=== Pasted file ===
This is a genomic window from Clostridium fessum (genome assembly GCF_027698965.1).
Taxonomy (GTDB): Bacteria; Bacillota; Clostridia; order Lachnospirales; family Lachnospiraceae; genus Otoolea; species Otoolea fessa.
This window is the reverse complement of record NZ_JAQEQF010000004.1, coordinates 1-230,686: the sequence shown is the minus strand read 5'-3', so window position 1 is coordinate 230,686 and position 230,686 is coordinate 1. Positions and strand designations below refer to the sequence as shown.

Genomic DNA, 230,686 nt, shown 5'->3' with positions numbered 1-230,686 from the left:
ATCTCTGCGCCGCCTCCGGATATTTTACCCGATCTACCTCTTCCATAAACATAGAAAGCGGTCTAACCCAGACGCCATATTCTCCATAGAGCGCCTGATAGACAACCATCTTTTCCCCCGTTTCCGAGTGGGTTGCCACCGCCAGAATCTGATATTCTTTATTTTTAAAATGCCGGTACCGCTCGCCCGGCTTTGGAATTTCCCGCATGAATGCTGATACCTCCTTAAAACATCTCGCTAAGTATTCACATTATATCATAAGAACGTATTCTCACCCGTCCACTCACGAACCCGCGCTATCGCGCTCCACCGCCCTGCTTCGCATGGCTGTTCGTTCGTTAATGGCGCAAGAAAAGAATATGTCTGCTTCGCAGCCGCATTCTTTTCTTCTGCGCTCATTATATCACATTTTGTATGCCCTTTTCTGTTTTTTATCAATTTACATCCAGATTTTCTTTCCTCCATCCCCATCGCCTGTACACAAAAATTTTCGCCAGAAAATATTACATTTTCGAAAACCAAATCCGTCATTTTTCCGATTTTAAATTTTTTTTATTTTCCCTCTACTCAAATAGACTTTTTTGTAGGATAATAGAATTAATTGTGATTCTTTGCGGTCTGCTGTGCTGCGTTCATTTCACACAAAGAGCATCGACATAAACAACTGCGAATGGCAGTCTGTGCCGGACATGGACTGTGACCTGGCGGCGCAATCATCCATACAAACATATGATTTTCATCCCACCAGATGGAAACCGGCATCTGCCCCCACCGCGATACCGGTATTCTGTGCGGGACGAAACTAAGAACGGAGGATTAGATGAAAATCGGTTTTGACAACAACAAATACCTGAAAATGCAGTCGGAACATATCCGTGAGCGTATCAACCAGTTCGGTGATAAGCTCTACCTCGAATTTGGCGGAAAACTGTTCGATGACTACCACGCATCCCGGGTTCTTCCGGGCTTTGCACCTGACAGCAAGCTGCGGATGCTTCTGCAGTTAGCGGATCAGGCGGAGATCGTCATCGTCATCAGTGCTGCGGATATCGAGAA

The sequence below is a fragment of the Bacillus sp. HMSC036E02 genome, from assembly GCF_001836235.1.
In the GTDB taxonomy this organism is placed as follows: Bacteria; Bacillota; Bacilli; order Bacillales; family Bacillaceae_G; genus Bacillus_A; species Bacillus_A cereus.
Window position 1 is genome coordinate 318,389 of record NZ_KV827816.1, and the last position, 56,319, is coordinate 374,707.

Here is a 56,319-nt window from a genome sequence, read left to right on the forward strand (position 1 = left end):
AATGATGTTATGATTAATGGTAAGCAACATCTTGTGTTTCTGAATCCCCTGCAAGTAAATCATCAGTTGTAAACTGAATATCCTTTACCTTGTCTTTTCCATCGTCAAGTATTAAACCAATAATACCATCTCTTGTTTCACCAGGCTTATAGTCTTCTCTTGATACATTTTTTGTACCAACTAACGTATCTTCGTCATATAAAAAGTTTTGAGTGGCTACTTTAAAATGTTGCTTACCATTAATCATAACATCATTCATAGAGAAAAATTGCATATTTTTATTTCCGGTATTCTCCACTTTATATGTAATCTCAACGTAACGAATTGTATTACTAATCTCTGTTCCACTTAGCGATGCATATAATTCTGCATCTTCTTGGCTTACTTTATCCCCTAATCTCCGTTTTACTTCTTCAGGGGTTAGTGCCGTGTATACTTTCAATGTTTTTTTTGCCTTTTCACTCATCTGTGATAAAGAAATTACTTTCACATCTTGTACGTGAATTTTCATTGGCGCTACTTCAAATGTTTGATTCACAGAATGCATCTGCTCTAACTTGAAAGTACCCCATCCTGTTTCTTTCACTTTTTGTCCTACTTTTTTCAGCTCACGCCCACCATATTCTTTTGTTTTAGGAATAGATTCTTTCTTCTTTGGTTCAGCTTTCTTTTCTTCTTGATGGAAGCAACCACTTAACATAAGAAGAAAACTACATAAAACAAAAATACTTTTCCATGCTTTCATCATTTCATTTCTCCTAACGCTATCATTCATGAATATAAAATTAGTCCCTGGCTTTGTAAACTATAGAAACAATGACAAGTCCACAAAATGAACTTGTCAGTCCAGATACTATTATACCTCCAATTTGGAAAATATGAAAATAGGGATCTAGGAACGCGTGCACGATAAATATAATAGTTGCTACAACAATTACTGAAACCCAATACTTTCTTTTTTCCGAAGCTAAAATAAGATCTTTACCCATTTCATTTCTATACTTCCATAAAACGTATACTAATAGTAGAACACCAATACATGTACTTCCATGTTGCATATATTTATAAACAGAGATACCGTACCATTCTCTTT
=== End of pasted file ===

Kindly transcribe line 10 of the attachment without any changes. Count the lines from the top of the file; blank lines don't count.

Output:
AATGATGTTATGATTAATGGTAAGCAACATCTTGTGTTTCTGAATCCCCTGCAAGTAAATCATCAGTTGTAAACTGAATATCCTTTACCTTGTCTTTTCCATCGTCAAGTATTAAACCAATAATACCATCTCTTGTTTCACCAGGCTTATAGTCTTCTCTTGATACATTTTTTGTACCAACTAACGTATCTTCGTCATATAAAAAGTTTTGAGTGGCTACTTTAAAATGTTGCTTACCATTAATCATAACATCATTCATAGAGAAAAATTGCATATTTTTATTTCCGGTATTCTCCACTTTATATGTAATCTCAACGTAACGAATTGTATTACTAATCTCTGTTCCACTTAGCGATGCATATAATTCTGCATCTTCTTGGCTTACTTTATCCCCTAATCTCCGTTTTACTTCTTCAGGGGTTAGTGCCGTGTATACTTTCAATGTTTTTTTTGCCTTTTCACTCATCTGTGATAAAGAAATTACTTTCACATCTTGTACGTGAATTTTCATTGGCGCTACTTCAAATGTTTGATTCACAGAATGCATCTGCTCTAACTTGAAAGTACCCCATCCTGTTTCTTTCACTTTTTGTCCTACTTTTTTCAGCTCACGCCCACCATATTCTTTTGTTTTAGGAATAGATTCTTTCTTCTTTGGTTCAGCTTTCTTTTCTTCTTGATGGAAGCAACCACTTAACATAAGAAGAAAACTACATAAAACAAAAATACTTTTCCATGCTTTCATCATTTCATTTCTCCTAACGCTATCATTCATGAATATAAAATTAGTCCCTGGCTTTGTAAACTATAGAAACAATGACAAGTCCACAAAATGAACTTGTCAGTCCAGATACTATTATACCTCCAATTTGGAAAATATGAAAATAGGGATCTAGGAACGCGTGCACGATAAATATAATAGTTGCTACAACAATTACTGAAACCCAATACTTTCTTTTTTCCGAAGCTAAAATAAGATCTTTACCCATTTCATTTCTATACTTCCATAAAACGTATACTAATAGTAGAACACCAATACATGTACTTCCATGTTGCATATATTTATAAACAGAGATACCGTACCATTCTCTTT